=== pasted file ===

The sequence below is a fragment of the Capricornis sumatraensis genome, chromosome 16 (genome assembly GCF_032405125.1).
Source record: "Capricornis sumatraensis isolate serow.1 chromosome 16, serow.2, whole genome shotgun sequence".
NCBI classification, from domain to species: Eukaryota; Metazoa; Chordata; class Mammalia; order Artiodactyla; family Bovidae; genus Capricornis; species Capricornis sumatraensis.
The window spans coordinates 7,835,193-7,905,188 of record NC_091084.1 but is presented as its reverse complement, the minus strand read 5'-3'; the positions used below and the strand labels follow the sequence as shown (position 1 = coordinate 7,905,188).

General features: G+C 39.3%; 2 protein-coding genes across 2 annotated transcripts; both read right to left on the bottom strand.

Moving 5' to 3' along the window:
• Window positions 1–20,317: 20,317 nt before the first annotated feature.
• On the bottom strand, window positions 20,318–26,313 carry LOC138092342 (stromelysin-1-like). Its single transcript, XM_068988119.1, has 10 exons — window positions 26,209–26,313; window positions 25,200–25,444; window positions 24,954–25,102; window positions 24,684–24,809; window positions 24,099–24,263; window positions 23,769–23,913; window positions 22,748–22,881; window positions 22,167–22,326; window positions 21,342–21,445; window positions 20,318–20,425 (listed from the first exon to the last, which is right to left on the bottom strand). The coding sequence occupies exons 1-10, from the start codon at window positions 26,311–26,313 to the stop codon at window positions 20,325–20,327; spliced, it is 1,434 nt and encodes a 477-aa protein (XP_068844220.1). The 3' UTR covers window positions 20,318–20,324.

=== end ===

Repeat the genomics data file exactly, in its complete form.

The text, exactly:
The sequence below is a fragment of the Capricornis sumatraensis genome, chromosome 16 (genome assembly GCF_032405125.1).
Source record: "Capricornis sumatraensis isolate serow.1 chromosome 16, serow.2, whole genome shotgun sequence".
NCBI classification, from domain to species: Eukaryota; Metazoa; Chordata; class Mammalia; order Artiodactyla; family Bovidae; genus Capricornis; species Capricornis sumatraensis.
The window spans coordinates 7,835,193-7,905,188 of record NC_091084.1 but is presented as its reverse complement, the minus strand read 5'-3'; the positions used below and the strand labels follow the sequence as shown (position 1 = coordinate 7,905,188).

General features: G+C 39.3%; 2 protein-coding genes across 2 annotated transcripts; both read right to left on the bottom strand.

Moving 5' to 3' along the window:
• Window positions 1–20,317: 20,317 nt before the first annotated feature.
• On the bottom strand, window positions 20,318–26,313 carry LOC138092342 (stromelysin-1-like). Its single transcript, XM_068988119.1, has 10 exons — window positions 26,209–26,313; window positions 25,200–25,444; window positions 24,954–25,102; window positions 24,684–24,809; window positions 24,099–24,263; window positions 23,769–23,913; window positions 22,748–22,881; window positions 22,167–22,326; window positions 21,342–21,445; window positions 20,318–20,425 (listed from the first exon to the last, which is right to left on the bottom strand). The coding sequence occupies exons 1-10, from the start codon at window positions 26,311–26,313 to the stop codon at window positions 20,325–20,327; spliced, it is 1,434 nt and encodes a 477-aa protein (XP_068844220.1). The 3' UTR covers window positions 20,318–20,324.